Hobbes is real, of course.  He's as real as childhood.

Hobbes is real, of course. He’s as real as childhood.

Who doesn’t hate a sour-faced prune soul lecture-dissecting the true meaning of humor, or some jowl-faced blowhard huffing and puffing as he slooowly explains the joke? Of such people, one can only hope they pratfall to death. What can be worse than them?

Answer: such people who are also hypocrites. The writer of this post, for instance.

Inflate the lungs, men. Make a face like your DNA sucked lemons. Activate the academese. Someone has to take laughter seriously, and it might as well be us . . . here . . . today. [Music swells.] We’re going in.

Calvin and Hobbes is one of the great works of Western civilization.   I don’t know if it will still be read and loved centuries into the future, but if not so much the worse for centuries into the future. Centuries into the future ought to write “Time Machine” on the side of its cardboard box and zoom back here for some of the good stuff.

Like all great art, Calvin and Hobbes addresses Serious Themes about the Human Condition , albeit (brace yourselves for a shock) in a funny way.

Love and death:

Calvin and Hobbes - don't die little raccoonLeibnizian optimism:

Calvine and Hobbes--it's never so badThe laugher of God:

Calvin and Hobbes - so you want some waterThis last comic in particular I could write an essay about, and probably will someday when the eyes around me seem lacking in glaze.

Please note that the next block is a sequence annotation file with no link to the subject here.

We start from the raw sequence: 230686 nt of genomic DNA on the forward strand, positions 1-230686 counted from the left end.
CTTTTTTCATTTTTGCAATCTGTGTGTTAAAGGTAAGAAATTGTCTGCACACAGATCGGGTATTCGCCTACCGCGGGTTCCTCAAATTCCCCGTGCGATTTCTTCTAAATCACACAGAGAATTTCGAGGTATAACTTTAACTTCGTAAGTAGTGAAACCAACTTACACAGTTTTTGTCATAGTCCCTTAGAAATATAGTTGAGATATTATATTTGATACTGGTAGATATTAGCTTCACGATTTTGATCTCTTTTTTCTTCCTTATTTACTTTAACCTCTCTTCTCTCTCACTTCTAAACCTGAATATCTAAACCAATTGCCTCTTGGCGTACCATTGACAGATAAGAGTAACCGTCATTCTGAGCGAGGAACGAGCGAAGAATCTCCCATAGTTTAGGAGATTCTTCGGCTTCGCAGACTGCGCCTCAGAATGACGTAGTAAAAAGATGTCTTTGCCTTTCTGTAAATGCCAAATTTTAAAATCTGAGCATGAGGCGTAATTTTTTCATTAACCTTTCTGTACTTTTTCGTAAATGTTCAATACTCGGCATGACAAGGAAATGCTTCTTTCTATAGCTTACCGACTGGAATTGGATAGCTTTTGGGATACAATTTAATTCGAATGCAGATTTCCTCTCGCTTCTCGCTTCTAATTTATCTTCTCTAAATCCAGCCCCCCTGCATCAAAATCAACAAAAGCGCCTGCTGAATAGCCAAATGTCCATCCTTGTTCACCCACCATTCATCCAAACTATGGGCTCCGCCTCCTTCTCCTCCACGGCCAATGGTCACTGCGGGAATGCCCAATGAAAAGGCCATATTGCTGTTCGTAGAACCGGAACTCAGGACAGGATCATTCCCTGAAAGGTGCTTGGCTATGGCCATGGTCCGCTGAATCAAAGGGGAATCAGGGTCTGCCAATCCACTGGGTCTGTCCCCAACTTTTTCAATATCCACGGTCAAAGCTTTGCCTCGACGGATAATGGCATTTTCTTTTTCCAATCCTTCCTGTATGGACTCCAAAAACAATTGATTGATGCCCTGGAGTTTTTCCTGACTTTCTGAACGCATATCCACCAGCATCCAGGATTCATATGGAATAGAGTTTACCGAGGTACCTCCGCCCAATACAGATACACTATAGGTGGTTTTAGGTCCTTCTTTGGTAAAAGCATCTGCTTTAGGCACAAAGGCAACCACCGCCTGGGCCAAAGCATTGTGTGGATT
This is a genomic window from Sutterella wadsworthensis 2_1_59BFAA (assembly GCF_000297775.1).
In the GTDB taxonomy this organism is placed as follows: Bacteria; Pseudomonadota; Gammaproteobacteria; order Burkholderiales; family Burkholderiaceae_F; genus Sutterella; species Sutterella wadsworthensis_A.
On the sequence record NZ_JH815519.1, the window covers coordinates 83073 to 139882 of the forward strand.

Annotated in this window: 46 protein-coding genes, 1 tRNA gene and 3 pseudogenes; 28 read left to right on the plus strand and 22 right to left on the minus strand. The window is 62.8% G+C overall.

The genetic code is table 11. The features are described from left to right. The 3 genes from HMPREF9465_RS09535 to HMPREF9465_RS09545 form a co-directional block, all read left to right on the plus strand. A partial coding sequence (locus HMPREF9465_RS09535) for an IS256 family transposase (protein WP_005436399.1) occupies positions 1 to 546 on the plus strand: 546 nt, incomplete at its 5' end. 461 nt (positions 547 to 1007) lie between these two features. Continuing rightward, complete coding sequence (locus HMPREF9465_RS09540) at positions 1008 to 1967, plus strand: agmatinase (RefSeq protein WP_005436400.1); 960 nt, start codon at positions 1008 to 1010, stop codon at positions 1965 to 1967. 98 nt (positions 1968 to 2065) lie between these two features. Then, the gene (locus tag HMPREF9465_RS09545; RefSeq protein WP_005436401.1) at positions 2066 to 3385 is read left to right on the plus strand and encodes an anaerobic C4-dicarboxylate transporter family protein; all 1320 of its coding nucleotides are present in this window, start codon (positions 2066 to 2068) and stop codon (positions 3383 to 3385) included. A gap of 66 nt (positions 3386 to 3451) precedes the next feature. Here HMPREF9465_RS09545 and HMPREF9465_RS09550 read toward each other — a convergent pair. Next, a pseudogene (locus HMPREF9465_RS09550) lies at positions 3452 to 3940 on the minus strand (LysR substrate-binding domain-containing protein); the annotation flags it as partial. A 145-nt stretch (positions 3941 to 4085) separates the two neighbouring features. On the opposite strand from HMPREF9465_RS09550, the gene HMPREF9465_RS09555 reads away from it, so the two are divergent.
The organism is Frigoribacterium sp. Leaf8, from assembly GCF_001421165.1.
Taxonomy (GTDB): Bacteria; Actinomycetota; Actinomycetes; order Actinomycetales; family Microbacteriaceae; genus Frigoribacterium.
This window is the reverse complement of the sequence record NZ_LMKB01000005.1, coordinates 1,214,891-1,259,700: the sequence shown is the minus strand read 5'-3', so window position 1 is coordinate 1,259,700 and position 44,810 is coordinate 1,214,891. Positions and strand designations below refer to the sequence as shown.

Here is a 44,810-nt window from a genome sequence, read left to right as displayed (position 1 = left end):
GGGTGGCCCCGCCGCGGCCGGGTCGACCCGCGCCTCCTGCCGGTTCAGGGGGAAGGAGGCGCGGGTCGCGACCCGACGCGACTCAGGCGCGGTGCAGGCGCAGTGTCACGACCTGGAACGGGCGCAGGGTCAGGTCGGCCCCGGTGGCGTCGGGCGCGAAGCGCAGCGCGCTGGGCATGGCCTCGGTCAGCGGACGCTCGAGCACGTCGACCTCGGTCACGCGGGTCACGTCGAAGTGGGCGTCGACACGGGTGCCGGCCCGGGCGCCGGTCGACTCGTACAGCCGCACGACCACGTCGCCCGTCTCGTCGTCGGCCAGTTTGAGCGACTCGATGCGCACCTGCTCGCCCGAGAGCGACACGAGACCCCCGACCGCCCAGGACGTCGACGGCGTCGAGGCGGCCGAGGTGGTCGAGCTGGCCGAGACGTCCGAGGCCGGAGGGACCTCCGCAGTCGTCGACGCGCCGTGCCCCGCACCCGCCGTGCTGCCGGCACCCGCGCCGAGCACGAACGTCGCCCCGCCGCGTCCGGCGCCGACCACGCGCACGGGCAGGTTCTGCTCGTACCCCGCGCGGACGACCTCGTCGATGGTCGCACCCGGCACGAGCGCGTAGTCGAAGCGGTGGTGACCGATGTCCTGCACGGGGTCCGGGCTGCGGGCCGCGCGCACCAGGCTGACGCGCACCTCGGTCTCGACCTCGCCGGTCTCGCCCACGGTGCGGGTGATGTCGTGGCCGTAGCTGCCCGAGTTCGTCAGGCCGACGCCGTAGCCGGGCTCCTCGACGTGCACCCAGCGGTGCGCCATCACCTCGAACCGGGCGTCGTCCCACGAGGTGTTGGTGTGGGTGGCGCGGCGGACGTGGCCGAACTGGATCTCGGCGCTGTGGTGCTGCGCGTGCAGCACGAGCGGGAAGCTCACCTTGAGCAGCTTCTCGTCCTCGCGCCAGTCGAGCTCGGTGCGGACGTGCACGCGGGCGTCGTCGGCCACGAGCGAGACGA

On the other hand, the great majority of the strips aren’t much about Adler’s Great Conversation. They’re just jokes.

Calvin and Hobbes - I'm safe!

orCalvin and Hobbes

That’s right, no eternal insight, just funny.  Calvin and Hobbes is a strip whose central question seems to be, is the stuffed tiger real? Plato never got around to that. Neither did Shakespeare.

So much for Calvin and Hobbes. Yet some of the more thoughtful people I come across keep coming back to it, even, or especially, to the question of Hobbes being real.

Or we accept that Hobbes is alive: I mean really alive.


This would mean that Hobbes is really alive, but alive in some way and form that is not generally recognized by the simple categories of modern thought.

And I think this is true – indeed I think it must be true; and to deny it involves denying very deep emotional intuitions – to violate which tends to make us inhuman and evil.


-thus Bruce Charlton from his essay, “Is Hobbes Really Alive?.”

I’ve been mulling it over the last couple of days. What is so serious about Calvin and Hobbes? Why do I, personally, keep thinking about it?

The hint I needed came from one of my favorite writers:

What if our imagination should become as a little child’s? What if receiving the kingdom of heaven as a little child mostly meant imagining heaven differently? Not stern and beautiful like Milton, but jolly and abundant.

The imagination of children is whimsical. They don’t see the unseen world as just eldritch or fey. To them, the transcendental and supernatural can be friendly, fun, whimsical, domestic.

The childish imagination is Calvin and Hobbes.

-from Hobbes and Hobbits.

Christ made childishness one of the great questions of human existence. Following him, we now know that it is of the stuff salvation is made of. For the Christian, childhood is part of the Great Conversation and Calvin and Hobbes is a classic work.  It’s silliness is soulcraft.







Continue reading at the original source →